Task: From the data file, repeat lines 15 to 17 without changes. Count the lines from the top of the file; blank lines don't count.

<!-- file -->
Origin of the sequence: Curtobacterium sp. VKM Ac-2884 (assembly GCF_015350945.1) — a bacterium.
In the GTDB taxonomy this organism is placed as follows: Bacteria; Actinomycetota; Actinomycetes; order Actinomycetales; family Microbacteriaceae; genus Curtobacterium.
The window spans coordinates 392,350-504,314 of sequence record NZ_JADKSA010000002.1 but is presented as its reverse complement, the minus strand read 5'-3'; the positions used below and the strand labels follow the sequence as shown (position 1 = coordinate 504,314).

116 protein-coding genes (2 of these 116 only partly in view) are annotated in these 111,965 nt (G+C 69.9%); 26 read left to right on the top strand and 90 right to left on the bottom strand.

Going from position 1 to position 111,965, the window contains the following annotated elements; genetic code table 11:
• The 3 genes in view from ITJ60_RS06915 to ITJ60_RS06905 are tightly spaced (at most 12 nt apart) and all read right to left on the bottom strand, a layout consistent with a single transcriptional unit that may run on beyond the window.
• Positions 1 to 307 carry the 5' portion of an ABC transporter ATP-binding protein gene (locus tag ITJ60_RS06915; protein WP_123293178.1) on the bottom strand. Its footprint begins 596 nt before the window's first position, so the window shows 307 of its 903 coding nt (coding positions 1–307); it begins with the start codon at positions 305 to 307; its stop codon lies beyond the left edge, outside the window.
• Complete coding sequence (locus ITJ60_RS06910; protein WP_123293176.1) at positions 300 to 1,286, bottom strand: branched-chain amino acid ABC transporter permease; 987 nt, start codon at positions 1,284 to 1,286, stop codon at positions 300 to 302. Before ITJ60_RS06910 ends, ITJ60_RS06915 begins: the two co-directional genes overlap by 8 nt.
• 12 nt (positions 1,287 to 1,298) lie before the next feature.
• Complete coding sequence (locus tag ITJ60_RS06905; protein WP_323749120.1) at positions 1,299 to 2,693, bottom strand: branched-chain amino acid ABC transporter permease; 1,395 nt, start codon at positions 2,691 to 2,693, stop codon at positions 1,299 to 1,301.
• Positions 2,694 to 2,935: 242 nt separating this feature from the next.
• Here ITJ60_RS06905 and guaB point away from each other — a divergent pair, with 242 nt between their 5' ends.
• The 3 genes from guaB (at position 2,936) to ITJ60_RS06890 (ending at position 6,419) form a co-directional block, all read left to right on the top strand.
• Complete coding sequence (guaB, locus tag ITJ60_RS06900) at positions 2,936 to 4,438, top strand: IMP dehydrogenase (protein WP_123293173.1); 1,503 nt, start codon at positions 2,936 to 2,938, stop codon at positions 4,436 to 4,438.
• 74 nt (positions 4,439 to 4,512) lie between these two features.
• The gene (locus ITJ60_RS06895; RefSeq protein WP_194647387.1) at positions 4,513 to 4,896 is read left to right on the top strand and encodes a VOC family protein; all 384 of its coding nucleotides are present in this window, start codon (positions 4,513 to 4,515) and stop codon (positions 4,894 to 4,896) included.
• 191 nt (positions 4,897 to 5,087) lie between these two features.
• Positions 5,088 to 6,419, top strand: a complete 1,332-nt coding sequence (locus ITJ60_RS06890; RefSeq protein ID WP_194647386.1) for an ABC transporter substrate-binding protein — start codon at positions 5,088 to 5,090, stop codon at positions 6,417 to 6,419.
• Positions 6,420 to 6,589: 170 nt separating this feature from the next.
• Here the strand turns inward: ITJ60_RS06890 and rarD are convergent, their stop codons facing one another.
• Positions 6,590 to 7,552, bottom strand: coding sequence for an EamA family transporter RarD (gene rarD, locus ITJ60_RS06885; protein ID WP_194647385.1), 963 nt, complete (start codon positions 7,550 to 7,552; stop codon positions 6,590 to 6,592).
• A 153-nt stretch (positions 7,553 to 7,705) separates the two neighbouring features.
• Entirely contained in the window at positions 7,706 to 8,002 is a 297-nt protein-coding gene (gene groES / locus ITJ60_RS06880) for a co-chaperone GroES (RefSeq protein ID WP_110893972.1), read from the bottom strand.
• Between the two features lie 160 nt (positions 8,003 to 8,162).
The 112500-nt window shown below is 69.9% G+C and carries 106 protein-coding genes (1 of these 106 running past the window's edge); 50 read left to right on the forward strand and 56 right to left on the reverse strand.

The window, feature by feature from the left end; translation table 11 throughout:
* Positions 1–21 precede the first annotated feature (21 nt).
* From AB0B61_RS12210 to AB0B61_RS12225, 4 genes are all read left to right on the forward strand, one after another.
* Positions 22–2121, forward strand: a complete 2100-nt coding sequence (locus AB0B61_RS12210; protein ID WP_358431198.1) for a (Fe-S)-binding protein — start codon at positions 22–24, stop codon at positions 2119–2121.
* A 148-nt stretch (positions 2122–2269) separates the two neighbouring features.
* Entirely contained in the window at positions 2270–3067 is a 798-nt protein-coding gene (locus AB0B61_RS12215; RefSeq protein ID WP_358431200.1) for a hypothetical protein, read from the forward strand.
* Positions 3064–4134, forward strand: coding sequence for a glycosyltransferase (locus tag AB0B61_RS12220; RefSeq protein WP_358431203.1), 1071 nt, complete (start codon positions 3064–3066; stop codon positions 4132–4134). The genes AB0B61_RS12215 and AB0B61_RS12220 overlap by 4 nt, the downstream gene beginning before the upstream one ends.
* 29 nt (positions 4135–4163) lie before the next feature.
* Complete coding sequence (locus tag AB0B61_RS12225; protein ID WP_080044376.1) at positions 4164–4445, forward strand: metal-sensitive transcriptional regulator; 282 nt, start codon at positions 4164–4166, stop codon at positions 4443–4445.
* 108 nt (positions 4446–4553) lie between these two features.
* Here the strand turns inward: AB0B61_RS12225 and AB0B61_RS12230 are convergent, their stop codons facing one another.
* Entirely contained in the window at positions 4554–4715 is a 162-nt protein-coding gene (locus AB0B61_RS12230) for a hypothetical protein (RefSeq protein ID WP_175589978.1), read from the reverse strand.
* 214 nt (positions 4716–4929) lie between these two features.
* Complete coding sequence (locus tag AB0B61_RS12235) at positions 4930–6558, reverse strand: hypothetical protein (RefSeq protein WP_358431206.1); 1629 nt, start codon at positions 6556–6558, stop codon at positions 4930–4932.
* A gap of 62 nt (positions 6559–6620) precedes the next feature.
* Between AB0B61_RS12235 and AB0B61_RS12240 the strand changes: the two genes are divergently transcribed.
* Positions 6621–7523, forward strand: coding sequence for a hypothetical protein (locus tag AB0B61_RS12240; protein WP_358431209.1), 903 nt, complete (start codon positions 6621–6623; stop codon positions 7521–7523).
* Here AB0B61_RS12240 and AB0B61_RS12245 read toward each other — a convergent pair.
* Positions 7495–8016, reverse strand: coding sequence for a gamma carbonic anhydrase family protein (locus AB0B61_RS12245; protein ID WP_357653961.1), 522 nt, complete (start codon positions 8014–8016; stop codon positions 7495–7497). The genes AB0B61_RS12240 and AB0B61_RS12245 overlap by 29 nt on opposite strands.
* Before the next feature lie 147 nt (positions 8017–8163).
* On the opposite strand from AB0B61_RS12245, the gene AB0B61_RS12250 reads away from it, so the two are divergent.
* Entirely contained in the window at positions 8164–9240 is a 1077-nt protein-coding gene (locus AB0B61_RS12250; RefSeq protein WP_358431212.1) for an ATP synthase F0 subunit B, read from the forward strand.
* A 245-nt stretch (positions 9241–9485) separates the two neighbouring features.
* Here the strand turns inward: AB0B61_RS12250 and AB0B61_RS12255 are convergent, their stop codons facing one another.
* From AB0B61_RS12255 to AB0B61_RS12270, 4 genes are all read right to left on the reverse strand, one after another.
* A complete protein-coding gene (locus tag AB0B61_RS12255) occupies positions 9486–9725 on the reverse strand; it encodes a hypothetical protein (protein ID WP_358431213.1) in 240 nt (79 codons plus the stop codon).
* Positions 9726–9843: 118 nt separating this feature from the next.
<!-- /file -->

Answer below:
• 74 nt (positions 4,439 to 4,512) lie between these two features.
• The gene (locus ITJ60_RS06895; RefSeq protein WP_194647387.1) at positions 4,513 to 4,896 is read left to right on the top strand and encodes a VOC family protein; all 384 of its coding nucleotides are present in this window, start codon (positions 4,513 to 4,515) and stop codon (positions 4,894 to 4,896) included.
• 191 nt (positions 4,897 to 5,087) lie between these two features.